The EU project “GaN mm-wave Radar Components Embedded” (GRACE) is led by Dan Kuylenstierna (to the right), associate professor at the Microwave Electronics Laboratory at the Department of Microtechnology and Nanoscience – MC2 at Chalmers:
“The impact of aviation on global warming is something that is frequently discussed in society. Concepts such as “flight shame” have been invented to make people fly less. However, much in our society depends on reliable and sustainable transport”, he says.
The Advisory Council for Aeronautical Research in Europe (ACARE) has therefore set ambitious targets for reducing the climate impact of aviation. The goal is to reduce emissions by 50%, of which a more efficient ATM is expected to contribute 10%.
A key technology for such better ATMs is the so-called enhanced flight vision system (EFVS), which is used to facilitate lifting and landing in poor visibility conditions. In the EFVS systems of the future, millimeter wave radar for the frequency range 93-100 GHz is expected to be an important building block for completing of the IR cameras that form the basis of today's system.
“At present, however, there are no cost-effective surface-mounted components to build these radar systems”, explains Dan Kuylenstierna.
Together with partners from Fraunhofer IZM in Germany, OMMIC in France and MC2 Technologies, also located in France, Chalmers has therefore taken up this challenge. The EU project GRACE covers both circuit design and packaging of the radar components. For the circuit design, so-called GaN HEMT monolithic microwave circuit (MMIC) technology is used, a type of semiconductor technology particularly suitable for generating high power at higher frequencies. The end-goal is to demonstrate a technology concept for future surface-mounted millimetre-wave radar components.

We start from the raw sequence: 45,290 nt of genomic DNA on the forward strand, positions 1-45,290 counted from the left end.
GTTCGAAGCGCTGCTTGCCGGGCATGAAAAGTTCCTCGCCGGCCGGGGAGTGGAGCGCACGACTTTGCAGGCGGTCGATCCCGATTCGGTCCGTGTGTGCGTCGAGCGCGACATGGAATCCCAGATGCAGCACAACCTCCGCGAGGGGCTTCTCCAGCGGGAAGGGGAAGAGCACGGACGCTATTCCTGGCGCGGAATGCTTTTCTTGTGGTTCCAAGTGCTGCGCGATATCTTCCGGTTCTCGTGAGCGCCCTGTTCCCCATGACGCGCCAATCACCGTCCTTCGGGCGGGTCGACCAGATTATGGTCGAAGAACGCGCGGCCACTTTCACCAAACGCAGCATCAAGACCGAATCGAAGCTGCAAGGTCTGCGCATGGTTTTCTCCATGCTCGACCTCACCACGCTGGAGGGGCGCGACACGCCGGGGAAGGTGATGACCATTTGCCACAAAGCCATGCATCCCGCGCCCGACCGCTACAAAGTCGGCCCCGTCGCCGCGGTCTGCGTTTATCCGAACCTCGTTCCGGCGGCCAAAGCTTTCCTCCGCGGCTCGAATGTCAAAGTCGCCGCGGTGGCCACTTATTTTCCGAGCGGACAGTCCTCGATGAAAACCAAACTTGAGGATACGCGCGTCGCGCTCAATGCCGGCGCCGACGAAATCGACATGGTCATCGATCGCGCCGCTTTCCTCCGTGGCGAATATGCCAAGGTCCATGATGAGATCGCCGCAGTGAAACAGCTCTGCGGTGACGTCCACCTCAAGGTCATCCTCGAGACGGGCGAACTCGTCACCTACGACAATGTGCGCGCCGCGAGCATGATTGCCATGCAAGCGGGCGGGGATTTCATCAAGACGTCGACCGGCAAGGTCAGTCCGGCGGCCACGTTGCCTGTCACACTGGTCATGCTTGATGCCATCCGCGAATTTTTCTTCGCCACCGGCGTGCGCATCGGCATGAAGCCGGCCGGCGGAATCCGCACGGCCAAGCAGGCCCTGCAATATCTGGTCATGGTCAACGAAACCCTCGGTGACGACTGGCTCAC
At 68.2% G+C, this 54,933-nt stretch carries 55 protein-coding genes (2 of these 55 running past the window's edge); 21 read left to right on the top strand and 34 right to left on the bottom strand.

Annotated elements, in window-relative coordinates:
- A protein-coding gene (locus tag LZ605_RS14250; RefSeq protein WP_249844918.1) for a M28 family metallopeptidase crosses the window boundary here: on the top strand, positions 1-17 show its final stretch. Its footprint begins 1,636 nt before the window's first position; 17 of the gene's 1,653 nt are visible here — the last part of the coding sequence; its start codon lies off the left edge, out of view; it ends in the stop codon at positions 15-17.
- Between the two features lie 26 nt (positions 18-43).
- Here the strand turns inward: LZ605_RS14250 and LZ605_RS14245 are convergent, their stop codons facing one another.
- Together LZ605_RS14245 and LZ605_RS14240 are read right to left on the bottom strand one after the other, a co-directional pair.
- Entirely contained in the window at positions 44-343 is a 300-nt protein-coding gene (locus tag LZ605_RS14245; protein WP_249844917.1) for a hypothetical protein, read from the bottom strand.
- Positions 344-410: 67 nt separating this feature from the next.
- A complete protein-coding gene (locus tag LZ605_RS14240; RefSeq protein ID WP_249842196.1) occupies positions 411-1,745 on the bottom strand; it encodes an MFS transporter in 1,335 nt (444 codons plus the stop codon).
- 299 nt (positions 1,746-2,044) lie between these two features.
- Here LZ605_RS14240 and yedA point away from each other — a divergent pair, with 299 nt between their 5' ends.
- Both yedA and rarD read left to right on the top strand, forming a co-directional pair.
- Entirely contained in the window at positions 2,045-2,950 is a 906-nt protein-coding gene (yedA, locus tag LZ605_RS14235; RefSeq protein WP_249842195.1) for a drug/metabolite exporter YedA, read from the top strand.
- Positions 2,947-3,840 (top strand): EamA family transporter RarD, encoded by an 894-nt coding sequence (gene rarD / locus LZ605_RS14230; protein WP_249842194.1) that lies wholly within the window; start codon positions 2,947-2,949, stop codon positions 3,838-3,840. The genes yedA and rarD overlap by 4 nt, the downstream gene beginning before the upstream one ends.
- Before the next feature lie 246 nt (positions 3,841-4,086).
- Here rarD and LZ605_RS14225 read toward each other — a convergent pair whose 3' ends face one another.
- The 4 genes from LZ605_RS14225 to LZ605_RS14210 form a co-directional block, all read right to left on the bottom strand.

The signal sources are designed at Chalmers and the power amplifiers at MC2 Technologies. OMMIC is liable for the GaN HEMT MMIC technology including processing. Fraunhofer IZM's responsibility is to package the completed circuits.
After system analysis and design, the first circuits have now left OMMIC´s foundry for characterization at Chalmers and MC2. After characterization, functional chips will be sent to Fraunhofer IZM for packaging.
The GRACE project started in November 2018 and is funded by the EU's research and innovation program Horizon 2020 for two years with a total of SEK 18.7 million.
Text: Michael Nystås
Photo of Dan Kuylenstierna: Michael Nystås
Dan Kuylenstierna, Associate Professor, Microwave Electronics Laboratory, Department of Microtechnology and Nanoscience – MC2, Chalmers University of Technology, firstname.lastname@example.org
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